by Sabrina Scott / @SabrinaScott22

Several months ago we had the debate about lowering the rims. Now, we have Brittney Griner to the NBA making headlines. I guess I should be happy that women’s basketball is giving people something to talk about. But outlandish stories aren’t the discussions we should be having about women’s hoops.

Some say, any talk is progress. I’m not willing to go there just yet.

Dallas Mavericks owner, Mark Cuban, stated last week that he’d give the 6-8 Baylor star a shot at making his team. He said, “If she is the best on the board, I will take her.”

Griner tweeted back, “I would hold my own! Lets do it.” I don’t blame her for responding, she believes in herself. But Cuban really doesn’t deserve a response.

Let’s take his comments for what they really are: a PR stunt. He wants attention, and he wants the hoopla to follow Griner to the NBA summer league, where she would potentially first play.

All that’s happened since Cuban’s attention-seeking comments, is the disparaging of Griner and her talents. And with that, criticism of women’s basketball in general.

I don’t mean to doubt Griner’s abilities, but this isn’t the rec. The NBA is the highest level of basketball in the world. The best. The biggest, strongest, quickest, most versatile athletes in the world.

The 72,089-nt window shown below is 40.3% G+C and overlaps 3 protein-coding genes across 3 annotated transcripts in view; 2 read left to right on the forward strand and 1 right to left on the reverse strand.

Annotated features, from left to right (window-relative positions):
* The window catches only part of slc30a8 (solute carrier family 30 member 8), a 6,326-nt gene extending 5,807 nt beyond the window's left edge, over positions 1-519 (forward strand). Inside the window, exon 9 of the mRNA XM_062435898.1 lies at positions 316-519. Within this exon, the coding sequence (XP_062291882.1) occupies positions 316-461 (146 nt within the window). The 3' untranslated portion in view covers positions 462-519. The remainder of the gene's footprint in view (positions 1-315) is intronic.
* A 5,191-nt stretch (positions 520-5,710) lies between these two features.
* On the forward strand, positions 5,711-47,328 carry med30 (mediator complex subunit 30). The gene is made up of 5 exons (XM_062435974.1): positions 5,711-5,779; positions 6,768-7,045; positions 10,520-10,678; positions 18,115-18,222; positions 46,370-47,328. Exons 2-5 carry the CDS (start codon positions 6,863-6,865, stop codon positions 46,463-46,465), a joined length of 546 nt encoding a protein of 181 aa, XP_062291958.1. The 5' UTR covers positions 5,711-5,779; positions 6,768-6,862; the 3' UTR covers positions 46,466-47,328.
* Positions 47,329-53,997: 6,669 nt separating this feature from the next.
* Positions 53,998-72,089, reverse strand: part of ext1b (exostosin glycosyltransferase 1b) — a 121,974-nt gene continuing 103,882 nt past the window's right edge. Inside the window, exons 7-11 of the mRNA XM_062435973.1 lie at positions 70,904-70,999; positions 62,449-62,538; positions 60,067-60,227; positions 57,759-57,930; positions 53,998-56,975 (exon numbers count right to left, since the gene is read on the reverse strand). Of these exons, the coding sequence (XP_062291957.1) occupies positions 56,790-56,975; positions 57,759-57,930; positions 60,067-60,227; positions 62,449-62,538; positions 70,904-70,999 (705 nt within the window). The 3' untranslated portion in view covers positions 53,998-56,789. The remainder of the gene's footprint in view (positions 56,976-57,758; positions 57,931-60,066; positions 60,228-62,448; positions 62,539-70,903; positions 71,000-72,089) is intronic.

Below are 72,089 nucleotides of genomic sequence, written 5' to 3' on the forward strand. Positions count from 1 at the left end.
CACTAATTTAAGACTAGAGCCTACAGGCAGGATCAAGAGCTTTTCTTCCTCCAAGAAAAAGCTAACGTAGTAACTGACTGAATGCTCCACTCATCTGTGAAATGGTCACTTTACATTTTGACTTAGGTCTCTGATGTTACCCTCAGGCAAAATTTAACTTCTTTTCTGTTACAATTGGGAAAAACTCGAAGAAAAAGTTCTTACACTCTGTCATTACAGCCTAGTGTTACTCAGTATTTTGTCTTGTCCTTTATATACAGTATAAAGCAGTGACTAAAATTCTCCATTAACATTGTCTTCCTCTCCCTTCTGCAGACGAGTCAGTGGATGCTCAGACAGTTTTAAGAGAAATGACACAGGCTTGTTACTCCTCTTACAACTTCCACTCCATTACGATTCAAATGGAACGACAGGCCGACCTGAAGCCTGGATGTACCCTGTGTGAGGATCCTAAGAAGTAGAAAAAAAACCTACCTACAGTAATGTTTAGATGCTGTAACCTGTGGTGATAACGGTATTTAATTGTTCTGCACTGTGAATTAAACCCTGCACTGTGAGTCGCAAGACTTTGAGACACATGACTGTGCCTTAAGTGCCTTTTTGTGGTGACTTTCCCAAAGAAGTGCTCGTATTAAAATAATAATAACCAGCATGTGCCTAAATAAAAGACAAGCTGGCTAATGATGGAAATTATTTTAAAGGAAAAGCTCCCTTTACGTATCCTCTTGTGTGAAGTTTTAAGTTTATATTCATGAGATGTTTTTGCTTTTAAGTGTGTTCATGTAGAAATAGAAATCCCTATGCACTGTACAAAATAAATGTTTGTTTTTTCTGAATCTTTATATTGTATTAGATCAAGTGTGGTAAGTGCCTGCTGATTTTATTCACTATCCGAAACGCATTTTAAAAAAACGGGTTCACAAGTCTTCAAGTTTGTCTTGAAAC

I know how tough it is just playing against guys at the rec.

In the men’s game, Griner’s talents don’t transfer over. What makes her special in the women’s game would not even be a factor against men. Size, athleticism, strength, speed, length, quickness.

Against women, she’s a 6-8 dominant center. In the majority of her games while at Baylor, she had an enormous size advantage. And then on top of that, she has phenomenal athleticism unseen in a 6-8 woman. Put those two things together, and you have a defensive stopper who controls the paint, and a presence in the post offensively who demands a double (triple?) team every time she touches the ball.

Against men, she’s a small forward (maybe a power forward, but that’d be a stretch). I’ve seen Brittney Griner play, nothing about her game says small forward.

That’s the obvious argument.

But now, instead of praising and celebrating a talent the women’s game has never seen, this has turned into a diss—for lack of a better term. It’s me, and everyone else who is having this conversation, saying what Griner is not. Putting her down, and saying why she wouldn’t succeed. Instead, we should appreciate and celebrate her talents for what they are.

What I should be saying is this: stop comparing. Respect the women’s game for what it is. It’s a separate sport. Simple as that.

We don’t need to say that women should/could compete with men. It’s not cutting-edge. It’s not an enlightened way to think. It’s unnecessary.

In what other sport do they talk about women competing against men? Did anyone ever talk about Mia Hamm competing for the US Olympic Men’s soccer team?

Brittney Griner is an enormously talented basketball player. And she is a dominant physical presence. She is a game changer. Let her be just that.

Is it a compliment to ask if can she play in the NBA? Yes, of course! But don’t take the conversation any further than that. Because once we do, the compliments end there.

Sabrina Scott is a 10-year professional basketball veteran (two seasons in Italy, Portugal, Poland, Bosnia, two seasons in Sweden, Germany, and now in France). For more on the life of a pro women’s basketball player, check out Sabrina’s blog.